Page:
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Does Coffee Taste Better When Flying? Alaska Airlines Is Betting Yes

Alaska Airlines has announced a new partnership with Stumptown Coffee. The partnership has resulted in a new coffee blend that Alaska claims tastes better in the sky. ( More...

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John Vencill 14
Years ago, I formulated a theory based on empirical evidence that coffee causes turbulence.
Rick Hein 2
Immediate mental image. Good one.
Kenneth Martin 3
I judge coffee by its taste. That depends on the water being used. Ask, does it come from a bulk supply like most airlines, or do they use bottled water? In 40 years of flying, I have never found a cup of coffee that suits my taste.
S C 1
the coffee on Virgin Airlines was always drinkable, actually tasty. I don't know their methods but it was consistent and stood out.
Bob Hallissy 1
I'd expect bottled water is too expensive, but even if using bottled water, such will be different (e.g. mineral content) between different sources -- for example the differences in bottled water from JNU vs that from SFO will affect the taste.
Stumptown was bought out by Peet’s a few years back. Still overpriced but beloved like many things here in Stumptown. May this decision bring the joy that a good cup can.
Steve Lalley 2
Their cold brew is the best.
It's all about the amount of jet fuel and hydraulic fluid intermixed in the coffee 8-)
Gary Berrian 2
It is all about the water. Water systems on aircraft depending on the age, are subject to many variables.
The water delivery method to the aircraft, large water tanks must be properly maintained, coffee pots and coffee makers are other items that may change the taste of your java. Coffee makers are plumbed into the galley and some have water filters incorporated. You can't use bottled water with this equipment as it is isolated to the galley.
A taste test between Airlines would give a good sample size of data for the best tasting coffee.
I'm tired of articles that require a subscription i order to read. Flightaware should prohibit them!
Rick Hein 2
Not exactly correct. You could turn off your ad blocker. But, like you, I bailed out when that "So, here's the thing" window popped up.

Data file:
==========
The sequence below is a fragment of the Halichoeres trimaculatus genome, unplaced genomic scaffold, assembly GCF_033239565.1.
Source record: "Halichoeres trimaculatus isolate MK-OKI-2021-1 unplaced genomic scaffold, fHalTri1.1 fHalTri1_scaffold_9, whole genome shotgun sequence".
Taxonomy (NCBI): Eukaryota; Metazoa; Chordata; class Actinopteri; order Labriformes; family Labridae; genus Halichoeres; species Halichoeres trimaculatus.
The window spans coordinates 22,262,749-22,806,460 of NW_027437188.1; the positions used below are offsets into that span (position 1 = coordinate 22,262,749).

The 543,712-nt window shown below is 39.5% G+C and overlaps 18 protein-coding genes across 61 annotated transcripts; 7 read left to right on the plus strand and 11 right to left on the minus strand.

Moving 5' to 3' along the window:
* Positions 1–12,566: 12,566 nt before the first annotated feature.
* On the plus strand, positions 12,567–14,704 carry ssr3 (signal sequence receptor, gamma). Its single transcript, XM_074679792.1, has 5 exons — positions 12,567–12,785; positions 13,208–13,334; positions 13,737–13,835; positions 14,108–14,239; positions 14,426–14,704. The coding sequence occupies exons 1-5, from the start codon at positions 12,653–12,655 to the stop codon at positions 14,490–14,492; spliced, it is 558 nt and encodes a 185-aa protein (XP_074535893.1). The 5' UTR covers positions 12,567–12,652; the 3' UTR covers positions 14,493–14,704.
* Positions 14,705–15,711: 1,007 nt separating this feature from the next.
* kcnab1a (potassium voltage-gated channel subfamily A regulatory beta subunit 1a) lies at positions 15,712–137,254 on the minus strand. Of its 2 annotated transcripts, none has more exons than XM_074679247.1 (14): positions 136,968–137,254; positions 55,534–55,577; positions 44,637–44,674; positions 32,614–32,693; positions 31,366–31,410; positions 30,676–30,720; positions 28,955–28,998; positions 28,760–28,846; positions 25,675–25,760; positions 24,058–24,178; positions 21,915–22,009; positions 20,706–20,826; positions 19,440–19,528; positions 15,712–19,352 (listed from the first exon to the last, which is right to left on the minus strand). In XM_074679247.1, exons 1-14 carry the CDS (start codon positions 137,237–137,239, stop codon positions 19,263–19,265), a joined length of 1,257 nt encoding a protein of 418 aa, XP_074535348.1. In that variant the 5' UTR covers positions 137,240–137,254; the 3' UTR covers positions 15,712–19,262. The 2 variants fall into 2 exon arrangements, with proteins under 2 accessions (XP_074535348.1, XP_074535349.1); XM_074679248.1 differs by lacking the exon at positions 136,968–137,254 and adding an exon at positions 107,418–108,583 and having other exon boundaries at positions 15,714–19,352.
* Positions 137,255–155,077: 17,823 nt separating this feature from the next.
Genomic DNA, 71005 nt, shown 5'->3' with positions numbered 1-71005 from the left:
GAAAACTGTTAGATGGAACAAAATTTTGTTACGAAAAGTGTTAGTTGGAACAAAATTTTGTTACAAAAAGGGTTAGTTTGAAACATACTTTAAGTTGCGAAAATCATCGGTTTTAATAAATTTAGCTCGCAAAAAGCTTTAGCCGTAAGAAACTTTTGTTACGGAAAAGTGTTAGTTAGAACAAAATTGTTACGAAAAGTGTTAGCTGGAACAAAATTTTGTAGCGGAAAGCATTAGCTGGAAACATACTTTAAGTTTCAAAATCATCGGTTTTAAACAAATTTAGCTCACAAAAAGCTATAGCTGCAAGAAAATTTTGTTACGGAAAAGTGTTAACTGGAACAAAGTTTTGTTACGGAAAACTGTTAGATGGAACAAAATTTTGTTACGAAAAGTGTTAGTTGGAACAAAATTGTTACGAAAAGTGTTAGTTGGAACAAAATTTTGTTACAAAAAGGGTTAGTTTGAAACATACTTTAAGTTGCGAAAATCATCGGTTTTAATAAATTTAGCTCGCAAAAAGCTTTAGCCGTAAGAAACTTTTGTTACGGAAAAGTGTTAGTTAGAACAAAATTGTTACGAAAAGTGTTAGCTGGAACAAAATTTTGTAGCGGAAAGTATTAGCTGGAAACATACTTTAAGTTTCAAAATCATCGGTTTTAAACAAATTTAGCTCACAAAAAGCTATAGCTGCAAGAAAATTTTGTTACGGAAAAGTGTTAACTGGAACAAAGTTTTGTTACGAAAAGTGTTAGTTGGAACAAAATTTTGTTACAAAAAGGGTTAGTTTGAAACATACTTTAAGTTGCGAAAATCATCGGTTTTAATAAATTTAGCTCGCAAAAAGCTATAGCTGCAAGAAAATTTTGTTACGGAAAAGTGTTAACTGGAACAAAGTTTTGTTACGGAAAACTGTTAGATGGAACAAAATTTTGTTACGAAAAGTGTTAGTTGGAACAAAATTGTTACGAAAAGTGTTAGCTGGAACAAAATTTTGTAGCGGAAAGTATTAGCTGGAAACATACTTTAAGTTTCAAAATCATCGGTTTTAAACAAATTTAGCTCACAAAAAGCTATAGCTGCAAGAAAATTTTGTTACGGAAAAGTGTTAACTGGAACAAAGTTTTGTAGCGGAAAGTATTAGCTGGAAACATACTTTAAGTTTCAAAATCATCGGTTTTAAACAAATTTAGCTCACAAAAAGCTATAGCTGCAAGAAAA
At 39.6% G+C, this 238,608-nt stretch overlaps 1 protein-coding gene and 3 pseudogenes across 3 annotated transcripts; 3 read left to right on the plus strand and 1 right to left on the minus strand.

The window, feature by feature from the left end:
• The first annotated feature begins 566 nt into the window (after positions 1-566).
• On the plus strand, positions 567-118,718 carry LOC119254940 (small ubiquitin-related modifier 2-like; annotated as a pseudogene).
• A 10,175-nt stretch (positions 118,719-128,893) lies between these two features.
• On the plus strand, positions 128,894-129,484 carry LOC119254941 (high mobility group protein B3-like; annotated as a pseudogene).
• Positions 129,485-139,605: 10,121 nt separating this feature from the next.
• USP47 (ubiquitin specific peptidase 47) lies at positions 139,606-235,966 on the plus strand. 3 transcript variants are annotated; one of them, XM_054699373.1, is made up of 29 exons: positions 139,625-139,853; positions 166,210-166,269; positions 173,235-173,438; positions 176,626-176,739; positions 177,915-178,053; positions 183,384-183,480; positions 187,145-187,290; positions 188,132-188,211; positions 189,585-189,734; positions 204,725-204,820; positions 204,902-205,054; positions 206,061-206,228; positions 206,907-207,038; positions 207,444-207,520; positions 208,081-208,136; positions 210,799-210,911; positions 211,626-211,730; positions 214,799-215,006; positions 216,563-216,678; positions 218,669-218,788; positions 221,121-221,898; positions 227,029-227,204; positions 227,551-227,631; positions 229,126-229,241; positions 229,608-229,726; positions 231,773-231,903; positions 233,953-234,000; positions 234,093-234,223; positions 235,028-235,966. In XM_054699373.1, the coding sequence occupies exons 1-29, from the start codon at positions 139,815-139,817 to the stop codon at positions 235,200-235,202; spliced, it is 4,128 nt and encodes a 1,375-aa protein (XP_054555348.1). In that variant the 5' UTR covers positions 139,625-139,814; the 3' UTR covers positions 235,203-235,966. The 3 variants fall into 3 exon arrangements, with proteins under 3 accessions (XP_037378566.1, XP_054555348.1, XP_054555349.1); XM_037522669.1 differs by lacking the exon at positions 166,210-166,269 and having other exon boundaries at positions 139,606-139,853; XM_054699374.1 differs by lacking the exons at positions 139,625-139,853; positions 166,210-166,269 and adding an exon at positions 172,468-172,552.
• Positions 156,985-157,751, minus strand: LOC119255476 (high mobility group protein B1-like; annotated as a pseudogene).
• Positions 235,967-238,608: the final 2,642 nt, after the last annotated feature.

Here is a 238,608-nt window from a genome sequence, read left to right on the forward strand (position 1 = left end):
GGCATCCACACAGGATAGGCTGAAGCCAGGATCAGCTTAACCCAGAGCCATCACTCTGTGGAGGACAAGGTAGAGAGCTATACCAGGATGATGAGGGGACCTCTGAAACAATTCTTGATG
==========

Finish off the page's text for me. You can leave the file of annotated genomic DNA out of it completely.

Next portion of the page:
Nooge 1
Alaska is betting on Coffee yes ....mushrooms no
Philip Speet 1
In a word: No!
Fred Rosa 1
Does anyone else remember the Russian Samovars at the back of Alaska Airlines planes in the very early 1970's? I doubt they were actually used, but when you boarded an Alaska Airlines plane in SEA bound for ANC, you knew you were heading for an interesting destination!
Kikutwo 1
Dunno but sometimes the Illy on United in pretty good.
i beg to differ...first and foremost,the airlines use what is called "potable water", and not bottled water to make their coffee and tea..secondly,the coffee pots,although supposedly clean and right of the catering truck,are not brand spanking new,but reused,just as your coffee pots or even your Kuerig unit at home..the coffee used is not freshly ground beans on the plane,but packaged coffee,all of which is bought in bulk and provided by whomever does the catering for a particualr airline..NONE of it is like the hyped up tase of starbucks or the like,and the packaged creamers or the cream provided for in a little pouring jug,is just the regular stuff as well!!
John Taylor 1
Potable simply means "fit to drink". It's not a type.
there IS a difference john taylor..potable water means its NOT bottled and brought to the airplane in big old eureka water coolers,and its separate from the actual bottled water that is served if requested from the plastic bottles put on by big deal so why "correct" someone? i worked a lof ot years for an airline and i am pretty familiar with a lot of things..hope you are having a good day..
Ralph Wigzell 0
Talking about coffee on flights, depending on the departure airport of course, I prefer to buy a triple shot Vente latte in the terminal itself just prior to boarding and take it on board for consumption.
Dare kola 0
Will can knew the taste of the cofee by its taste to knew that it's though every one knew it satisfaction


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